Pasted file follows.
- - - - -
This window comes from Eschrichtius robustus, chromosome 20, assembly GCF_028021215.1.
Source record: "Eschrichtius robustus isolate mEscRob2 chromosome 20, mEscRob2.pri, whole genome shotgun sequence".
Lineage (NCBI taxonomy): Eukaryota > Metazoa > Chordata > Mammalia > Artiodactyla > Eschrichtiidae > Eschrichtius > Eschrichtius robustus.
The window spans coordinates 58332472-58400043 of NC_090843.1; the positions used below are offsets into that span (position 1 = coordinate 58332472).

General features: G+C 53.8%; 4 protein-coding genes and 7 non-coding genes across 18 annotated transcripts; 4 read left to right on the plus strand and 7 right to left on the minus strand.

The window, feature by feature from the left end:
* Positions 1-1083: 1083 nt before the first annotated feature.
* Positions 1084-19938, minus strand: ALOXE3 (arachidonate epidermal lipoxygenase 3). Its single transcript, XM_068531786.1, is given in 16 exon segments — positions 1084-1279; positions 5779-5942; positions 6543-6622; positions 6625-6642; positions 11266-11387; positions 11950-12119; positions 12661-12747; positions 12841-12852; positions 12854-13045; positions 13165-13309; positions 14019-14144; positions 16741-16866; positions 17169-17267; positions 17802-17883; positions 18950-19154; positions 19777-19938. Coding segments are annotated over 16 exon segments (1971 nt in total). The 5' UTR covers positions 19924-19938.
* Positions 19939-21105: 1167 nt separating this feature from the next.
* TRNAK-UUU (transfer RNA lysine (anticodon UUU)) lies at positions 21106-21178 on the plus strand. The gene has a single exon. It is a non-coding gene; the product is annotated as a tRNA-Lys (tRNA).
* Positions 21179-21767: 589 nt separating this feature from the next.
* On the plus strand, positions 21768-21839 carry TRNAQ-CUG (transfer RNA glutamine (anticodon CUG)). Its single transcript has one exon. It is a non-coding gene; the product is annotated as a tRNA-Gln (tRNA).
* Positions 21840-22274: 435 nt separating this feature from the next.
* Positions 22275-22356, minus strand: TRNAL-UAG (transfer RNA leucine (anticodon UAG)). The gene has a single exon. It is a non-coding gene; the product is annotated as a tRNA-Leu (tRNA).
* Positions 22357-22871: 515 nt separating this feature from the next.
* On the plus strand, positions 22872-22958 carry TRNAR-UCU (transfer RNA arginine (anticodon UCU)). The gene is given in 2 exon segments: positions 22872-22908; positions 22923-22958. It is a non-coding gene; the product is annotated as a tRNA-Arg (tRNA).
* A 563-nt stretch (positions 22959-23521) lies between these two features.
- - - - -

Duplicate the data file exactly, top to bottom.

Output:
This window comes from Eschrichtius robustus, chromosome 20, assembly GCF_028021215.1.
Source record: "Eschrichtius robustus isolate mEscRob2 chromosome 20, mEscRob2.pri, whole genome shotgun sequence".
Lineage (NCBI taxonomy): Eukaryota > Metazoa > Chordata > Mammalia > Artiodactyla > Eschrichtiidae > Eschrichtius > Eschrichtius robustus.
The window spans coordinates 58332472-58400043 of NC_090843.1; the positions used below are offsets into that span (position 1 = coordinate 58332472).

General features: G+C 53.8%; 4 protein-coding genes and 7 non-coding genes across 18 annotated transcripts; 4 read left to right on the plus strand and 7 right to left on the minus strand.

The window, feature by feature from the left end:
* Positions 1-1083: 1083 nt before the first annotated feature.
* Positions 1084-19938, minus strand: ALOXE3 (arachidonate epidermal lipoxygenase 3). Its single transcript, XM_068531786.1, is given in 16 exon segments — positions 1084-1279; positions 5779-5942; positions 6543-6622; positions 6625-6642; positions 11266-11387; positions 11950-12119; positions 12661-12747; positions 12841-12852; positions 12854-13045; positions 13165-13309; positions 14019-14144; positions 16741-16866; positions 17169-17267; positions 17802-17883; positions 18950-19154; positions 19777-19938. Coding segments are annotated over 16 exon segments (1971 nt in total). The 5' UTR covers positions 19924-19938.
* Positions 19939-21105: 1167 nt separating this feature from the next.
* TRNAK-UUU (transfer RNA lysine (anticodon UUU)) lies at positions 21106-21178 on the plus strand. The gene has a single exon. It is a non-coding gene; the product is annotated as a tRNA-Lys (tRNA).
* Positions 21179-21767: 589 nt separating this feature from the next.
* On the plus strand, positions 21768-21839 carry TRNAQ-CUG (transfer RNA glutamine (anticodon CUG)). Its single transcript has one exon. It is a non-coding gene; the product is annotated as a tRNA-Gln (tRNA).
* Positions 21840-22274: 435 nt separating this feature from the next.
* Positions 22275-22356, minus strand: TRNAL-UAG (transfer RNA leucine (anticodon UAG)). The gene has a single exon. It is a non-coding gene; the product is annotated as a tRNA-Leu (tRNA).
* Positions 22357-22871: 515 nt separating this feature from the next.
* On the plus strand, positions 22872-22958 carry TRNAR-UCU (transfer RNA arginine (anticodon UCU)). The gene is given in 2 exon segments: positions 22872-22908; positions 22923-22958. It is a non-coding gene; the product is annotated as a tRNA-Arg (tRNA).
* A 563-nt stretch (positions 22959-23521) lies between these two features.